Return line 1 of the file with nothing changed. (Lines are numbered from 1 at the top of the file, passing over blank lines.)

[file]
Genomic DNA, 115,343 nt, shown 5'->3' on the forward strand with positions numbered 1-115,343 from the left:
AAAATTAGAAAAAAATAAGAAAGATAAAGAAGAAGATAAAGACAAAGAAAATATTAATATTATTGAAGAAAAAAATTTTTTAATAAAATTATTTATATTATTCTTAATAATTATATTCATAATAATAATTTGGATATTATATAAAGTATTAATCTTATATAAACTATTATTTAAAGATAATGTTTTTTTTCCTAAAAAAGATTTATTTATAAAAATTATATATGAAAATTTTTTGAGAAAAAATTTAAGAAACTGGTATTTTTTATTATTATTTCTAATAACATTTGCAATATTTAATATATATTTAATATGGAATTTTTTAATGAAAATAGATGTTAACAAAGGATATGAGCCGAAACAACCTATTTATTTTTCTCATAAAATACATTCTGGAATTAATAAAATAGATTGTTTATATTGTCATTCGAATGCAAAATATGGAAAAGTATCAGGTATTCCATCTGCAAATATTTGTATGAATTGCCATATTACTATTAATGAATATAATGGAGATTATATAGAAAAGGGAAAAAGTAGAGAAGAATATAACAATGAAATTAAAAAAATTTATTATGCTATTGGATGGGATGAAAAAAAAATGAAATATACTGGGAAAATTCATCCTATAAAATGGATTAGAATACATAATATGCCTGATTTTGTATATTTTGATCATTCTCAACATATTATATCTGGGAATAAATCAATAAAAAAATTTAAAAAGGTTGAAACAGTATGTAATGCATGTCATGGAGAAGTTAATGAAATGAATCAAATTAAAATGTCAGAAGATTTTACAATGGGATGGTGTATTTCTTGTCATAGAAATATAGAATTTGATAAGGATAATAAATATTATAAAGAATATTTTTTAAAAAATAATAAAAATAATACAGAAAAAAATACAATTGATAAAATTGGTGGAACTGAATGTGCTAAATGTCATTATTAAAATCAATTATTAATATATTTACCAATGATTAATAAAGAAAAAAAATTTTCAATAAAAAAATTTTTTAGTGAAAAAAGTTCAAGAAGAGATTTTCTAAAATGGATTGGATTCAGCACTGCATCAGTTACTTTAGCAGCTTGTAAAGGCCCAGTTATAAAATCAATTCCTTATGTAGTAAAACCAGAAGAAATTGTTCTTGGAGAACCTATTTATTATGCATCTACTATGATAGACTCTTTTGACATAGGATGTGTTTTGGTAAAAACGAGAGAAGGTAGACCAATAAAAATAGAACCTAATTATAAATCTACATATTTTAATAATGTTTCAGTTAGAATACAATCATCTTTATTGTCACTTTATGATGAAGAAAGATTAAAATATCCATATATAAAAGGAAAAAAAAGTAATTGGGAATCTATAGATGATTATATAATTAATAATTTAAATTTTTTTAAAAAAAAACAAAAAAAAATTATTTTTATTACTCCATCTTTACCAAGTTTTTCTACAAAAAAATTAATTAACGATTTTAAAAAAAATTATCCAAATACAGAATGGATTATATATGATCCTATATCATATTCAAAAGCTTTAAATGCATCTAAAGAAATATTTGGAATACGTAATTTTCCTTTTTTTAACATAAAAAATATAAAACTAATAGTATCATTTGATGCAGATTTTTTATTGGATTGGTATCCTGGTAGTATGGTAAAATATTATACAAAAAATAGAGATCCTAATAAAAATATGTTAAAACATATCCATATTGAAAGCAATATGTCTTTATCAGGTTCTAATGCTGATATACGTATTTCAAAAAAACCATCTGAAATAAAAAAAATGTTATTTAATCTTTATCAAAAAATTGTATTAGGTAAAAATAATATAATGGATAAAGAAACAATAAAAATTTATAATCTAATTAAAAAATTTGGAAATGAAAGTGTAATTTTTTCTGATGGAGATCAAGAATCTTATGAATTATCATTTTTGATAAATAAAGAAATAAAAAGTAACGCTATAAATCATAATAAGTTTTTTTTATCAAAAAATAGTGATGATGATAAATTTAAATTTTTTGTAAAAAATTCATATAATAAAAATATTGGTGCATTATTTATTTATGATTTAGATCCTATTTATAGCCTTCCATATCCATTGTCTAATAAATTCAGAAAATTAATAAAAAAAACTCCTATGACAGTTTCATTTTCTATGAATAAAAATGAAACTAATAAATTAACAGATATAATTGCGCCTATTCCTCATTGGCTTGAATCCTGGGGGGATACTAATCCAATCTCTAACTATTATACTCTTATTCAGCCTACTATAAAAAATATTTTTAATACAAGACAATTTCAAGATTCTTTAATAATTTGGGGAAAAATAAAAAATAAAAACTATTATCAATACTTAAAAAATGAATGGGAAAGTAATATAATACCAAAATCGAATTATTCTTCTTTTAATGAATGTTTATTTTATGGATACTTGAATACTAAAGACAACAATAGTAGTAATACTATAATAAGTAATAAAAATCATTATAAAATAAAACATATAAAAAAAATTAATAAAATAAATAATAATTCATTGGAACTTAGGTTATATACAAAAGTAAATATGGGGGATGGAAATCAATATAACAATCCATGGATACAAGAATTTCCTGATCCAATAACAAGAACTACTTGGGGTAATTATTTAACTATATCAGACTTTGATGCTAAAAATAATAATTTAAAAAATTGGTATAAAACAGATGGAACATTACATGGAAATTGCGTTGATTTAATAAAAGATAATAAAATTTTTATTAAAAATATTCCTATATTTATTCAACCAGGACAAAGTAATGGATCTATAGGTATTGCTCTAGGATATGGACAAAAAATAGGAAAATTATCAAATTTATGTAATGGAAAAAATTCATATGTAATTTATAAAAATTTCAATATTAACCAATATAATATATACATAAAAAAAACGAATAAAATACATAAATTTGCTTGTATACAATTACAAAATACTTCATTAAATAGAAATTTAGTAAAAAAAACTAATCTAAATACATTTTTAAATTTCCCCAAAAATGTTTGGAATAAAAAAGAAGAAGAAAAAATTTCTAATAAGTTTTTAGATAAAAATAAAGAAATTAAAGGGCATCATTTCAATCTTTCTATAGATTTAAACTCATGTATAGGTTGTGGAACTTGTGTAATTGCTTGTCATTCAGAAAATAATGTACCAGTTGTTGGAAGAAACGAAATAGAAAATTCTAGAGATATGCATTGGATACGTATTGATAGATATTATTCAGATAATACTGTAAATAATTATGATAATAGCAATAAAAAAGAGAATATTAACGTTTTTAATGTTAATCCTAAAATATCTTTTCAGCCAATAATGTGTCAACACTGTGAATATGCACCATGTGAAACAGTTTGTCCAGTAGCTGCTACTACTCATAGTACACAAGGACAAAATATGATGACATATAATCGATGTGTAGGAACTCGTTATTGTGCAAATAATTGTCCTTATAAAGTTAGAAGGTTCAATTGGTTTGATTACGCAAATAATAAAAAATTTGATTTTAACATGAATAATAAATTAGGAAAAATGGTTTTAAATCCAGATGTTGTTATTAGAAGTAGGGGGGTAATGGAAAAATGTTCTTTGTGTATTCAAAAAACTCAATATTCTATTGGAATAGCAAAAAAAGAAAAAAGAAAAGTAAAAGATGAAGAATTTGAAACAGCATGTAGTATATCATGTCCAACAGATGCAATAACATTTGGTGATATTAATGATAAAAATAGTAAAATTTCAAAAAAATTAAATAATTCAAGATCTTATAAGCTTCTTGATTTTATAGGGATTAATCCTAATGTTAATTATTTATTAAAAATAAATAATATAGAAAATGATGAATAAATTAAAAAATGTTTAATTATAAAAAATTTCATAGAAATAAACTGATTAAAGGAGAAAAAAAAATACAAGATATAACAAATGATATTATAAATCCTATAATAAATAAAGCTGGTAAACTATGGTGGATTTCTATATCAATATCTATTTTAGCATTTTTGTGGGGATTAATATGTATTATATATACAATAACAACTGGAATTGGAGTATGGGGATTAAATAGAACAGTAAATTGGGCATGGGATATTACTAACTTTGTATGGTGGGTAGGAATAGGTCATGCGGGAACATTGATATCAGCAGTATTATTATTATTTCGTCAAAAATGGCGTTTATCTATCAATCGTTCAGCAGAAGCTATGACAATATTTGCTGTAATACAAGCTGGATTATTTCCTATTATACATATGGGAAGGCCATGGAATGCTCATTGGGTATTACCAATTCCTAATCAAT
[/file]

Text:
Genomic DNA, 115,343 nt, shown 5'->3' on the forward strand with positions numbered 1-115,343 from the left: